It began in earnest many years ago with a Master Gardener class on how to propagate plants by taking stem cuttings. I must have been having a relapse of Empty Nest syndrome then. Oh, the possibilities!
Bob the Builder was not so interested in propagation at the time, but he was enthusiastic about building a 4-foot by 8-foot bed for me to fill with little stem cuttings. Do you know how many stem cuttings can fit into a bed that size? I can’t count that high. What a family we would have!
I was hooked. Never a kitchen goddess, now I had an excuse to play hooky. Taking cuttings on a glorious spring day was much more important than sweeping the floor or weeding flower beds. If, on that rare occasion, I felt I needed to justify chopping big stems into little stems, I called it selective pruning.
Any plant was fair game.
I began to fill the garden with plants for pennies. With the money I saved I could buy even more plants and save even more money by propagating the new plants. Hydrangeas, azaleas, spireas, was there no end to this multiplication? I became so addicted I was designing garden beds around new cuttings before they ever grew a root.
Now I could raid plants from gardens of friends and family, roadside verges, old fields, even parking lots.
I sank into moral depravity. I became a thief. Sometimes my sister, who carried a large purse, was my accomplice. This was good, because if I went to jail, she could keep me company.
On a visit to New Castle, Delaware, the two of us spotted a stunning red hydrangea in a garden enclosed by a wrought iron fence. One luscious stem reached through the bars, beseeching me. We must rescue this innocent from its cruel bonds, I said. My sister was right on with her satchel, but I was woefully unprepared for such rugged heroism, and there was no phone booth nearby.
Furtively I rooted around my purse for a tool. Aha! A manicure scissor! Furtively, my sister and I scanned the neighborhood. No bystanders pretending not to watch. No fluttering curtains behind open windows. Satisfied we were in the clear, I made some quick, if ragged, cuts. My sister caught the drop, and we made a clean getaway.
Success begat confidence. Neither of us had made conscious plans to repeat the stem-snitching, but we seemed powerless to stop it when we got together. The next affair took place on a college campus in Virginia where we were overcome by fountains of white-blooming spirea. Not a moment’s hesitation this time. We replayed the New-Castle caper with a precision that astounded even us, and we knew then that we were on our way to becoming hardened criminals.
We never felt a twinge of guilt. Our motives were pure. We were noble. We were releasing plants from their bondage (though, curiously, they seemed not to be aware of their plights), and if they made it into my garden, well, there they would thrive, wouldn’t they? My sister was even more selfless. She lives in an apartment in New York City—with a charming garden, it’s true, but much too small for such grand shrubs. She willed the booty to me.
One bright autumn day, a handsome viburnum lush with bright red berries next to a fence in a corporate parking area beckoned to me. This time Bob was partner to the caper. He does not carry a big purse, but he does have a sharp knife. Amazingly, nobody was doing surveillance. We could take our time, choose our cuttings with care.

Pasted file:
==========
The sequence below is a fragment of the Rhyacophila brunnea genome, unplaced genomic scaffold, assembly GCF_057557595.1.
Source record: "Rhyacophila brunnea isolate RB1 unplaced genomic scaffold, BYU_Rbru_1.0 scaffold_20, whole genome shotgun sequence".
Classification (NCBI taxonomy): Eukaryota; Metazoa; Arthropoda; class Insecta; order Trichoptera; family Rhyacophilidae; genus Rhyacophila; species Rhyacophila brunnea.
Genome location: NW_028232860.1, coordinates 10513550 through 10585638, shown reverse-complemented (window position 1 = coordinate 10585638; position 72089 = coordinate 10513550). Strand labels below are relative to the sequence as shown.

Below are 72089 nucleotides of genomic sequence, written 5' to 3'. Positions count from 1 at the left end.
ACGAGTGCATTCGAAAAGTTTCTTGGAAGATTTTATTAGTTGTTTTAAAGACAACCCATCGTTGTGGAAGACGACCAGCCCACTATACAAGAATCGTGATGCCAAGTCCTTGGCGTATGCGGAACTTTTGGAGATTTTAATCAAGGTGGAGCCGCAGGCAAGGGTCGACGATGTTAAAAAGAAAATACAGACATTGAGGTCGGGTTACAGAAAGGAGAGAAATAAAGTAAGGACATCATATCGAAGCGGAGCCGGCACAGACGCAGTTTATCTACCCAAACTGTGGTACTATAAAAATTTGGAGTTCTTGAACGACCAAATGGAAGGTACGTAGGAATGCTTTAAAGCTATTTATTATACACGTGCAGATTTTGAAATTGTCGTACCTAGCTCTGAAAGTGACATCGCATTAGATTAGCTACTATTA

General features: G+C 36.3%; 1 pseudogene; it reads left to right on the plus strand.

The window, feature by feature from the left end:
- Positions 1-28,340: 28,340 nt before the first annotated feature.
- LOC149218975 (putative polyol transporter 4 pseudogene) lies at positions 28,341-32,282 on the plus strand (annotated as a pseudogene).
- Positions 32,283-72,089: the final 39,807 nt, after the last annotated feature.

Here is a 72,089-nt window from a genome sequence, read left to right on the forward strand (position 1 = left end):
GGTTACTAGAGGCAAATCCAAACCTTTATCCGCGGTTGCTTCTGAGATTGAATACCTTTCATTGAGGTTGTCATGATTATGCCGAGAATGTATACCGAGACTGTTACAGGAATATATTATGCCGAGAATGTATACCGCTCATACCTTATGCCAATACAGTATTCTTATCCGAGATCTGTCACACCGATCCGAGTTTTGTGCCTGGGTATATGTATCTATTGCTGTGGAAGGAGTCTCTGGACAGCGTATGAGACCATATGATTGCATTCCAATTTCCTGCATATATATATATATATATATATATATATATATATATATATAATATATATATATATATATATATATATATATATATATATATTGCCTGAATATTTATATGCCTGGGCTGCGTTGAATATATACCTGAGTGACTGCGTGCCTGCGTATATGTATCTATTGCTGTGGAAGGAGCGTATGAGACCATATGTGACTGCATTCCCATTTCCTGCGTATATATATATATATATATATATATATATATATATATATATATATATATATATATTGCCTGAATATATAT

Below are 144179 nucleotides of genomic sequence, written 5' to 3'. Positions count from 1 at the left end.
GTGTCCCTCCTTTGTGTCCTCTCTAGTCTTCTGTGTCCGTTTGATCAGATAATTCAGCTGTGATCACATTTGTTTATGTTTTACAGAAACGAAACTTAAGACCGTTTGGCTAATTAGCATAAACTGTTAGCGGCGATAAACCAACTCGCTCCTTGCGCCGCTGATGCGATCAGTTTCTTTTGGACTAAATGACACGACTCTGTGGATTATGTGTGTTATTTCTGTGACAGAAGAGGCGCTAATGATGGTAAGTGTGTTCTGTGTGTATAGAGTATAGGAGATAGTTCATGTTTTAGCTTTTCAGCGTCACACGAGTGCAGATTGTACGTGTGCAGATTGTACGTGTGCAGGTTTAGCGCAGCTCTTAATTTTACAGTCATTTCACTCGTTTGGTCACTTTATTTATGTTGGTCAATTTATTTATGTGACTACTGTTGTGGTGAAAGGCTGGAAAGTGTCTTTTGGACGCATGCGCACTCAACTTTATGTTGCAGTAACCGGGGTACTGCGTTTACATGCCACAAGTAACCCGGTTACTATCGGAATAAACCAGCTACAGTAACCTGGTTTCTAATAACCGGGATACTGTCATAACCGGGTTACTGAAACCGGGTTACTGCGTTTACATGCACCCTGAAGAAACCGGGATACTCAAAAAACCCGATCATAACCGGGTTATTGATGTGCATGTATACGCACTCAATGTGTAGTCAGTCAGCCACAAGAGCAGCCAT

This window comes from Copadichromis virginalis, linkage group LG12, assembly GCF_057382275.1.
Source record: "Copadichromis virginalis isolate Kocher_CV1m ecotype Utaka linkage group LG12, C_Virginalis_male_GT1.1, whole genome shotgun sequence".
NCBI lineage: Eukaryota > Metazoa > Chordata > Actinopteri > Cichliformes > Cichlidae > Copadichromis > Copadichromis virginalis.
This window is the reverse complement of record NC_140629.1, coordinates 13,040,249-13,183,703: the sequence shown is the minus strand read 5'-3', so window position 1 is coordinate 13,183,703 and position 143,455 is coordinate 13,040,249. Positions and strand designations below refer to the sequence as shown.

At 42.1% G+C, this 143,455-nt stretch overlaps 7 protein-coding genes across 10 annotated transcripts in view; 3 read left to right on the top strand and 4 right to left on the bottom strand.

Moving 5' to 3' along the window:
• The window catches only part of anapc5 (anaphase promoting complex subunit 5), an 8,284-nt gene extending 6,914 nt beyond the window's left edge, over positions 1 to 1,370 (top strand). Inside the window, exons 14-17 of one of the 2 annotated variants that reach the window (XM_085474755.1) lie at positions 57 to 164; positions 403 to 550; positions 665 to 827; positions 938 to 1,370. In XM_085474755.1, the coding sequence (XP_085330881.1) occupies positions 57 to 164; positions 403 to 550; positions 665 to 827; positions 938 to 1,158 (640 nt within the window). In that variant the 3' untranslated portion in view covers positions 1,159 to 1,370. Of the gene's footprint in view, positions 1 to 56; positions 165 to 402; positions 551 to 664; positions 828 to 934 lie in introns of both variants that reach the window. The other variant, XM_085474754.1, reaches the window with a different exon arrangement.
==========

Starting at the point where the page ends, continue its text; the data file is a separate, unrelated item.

Well, that wasn’t exactly the case. Once we brushed against the fence, we learned later, security cameras began to roll. Apparently a couple of geezers skulking around a plant did not constitute a serious threat to corporate security. We escaped to enjoy another stunning addition to the garden.
I’m sure there were other escapades, but you can’t expect me to remember them all.
Now Bob was snared. Failures disappointed us, but they didn’t stop us. We developed a nothing-ventured-nothing-gained philosophy. Successes were grand, and they fed our addiction.
The garden was getting too crowded with plants, and we had just the solution. We would share!
We shared with just about everyone who owned a trowel. Everyone was so enthusiastic about our offerings. At first. After a while, we got the feeling, just a feeling, mind you, that people were backing away when we proffered plants. Hm-m. This called for a different strategy.
So, on occasion, we sold to the public. We sold the young plants at garden days in malls and at fairs and garden shows. In 2003 we hosted a sale day in our garden and have continued the tradition. Here, people can see mature plants in a garden setting before buying and, because our prices are reasonable, they can experiment with new plants without reaching deep.
The proceeds finance projects sponsored by our local environmental group. Some of these have included multiple printings of our educational publications, taxidermy for a park visitor center, scholarships, opposition to a proposed military landing field, and contributions to environmental advocacy groups in North Carolina.
So, what have we learned during our years of propagating?
That there is infinite variety and beauty in the plant world.
That each plant has it own particular requirements and, yes, temperament.
That it’s all about juggling the big four: temperature, soil moisture, humidity, and light.
(Plus an X factor we haven’t yet figured out.)
That our failures have been the best teachers.
That it’s a lot quicker to dig and divide.
That low-tech propagating can be the greatest suspense story going.
That we are still hooked on propagating with stem cuttings.
That it’s all one grand experiment.
For more information on propagation, check out our topics on the sidebar: Propagation: Stem Cuttings Pamper your Pruners Using Hormones Soilless Media? Homes for Cuttings Choosing Candidates Taking Cuttings Potting New Plants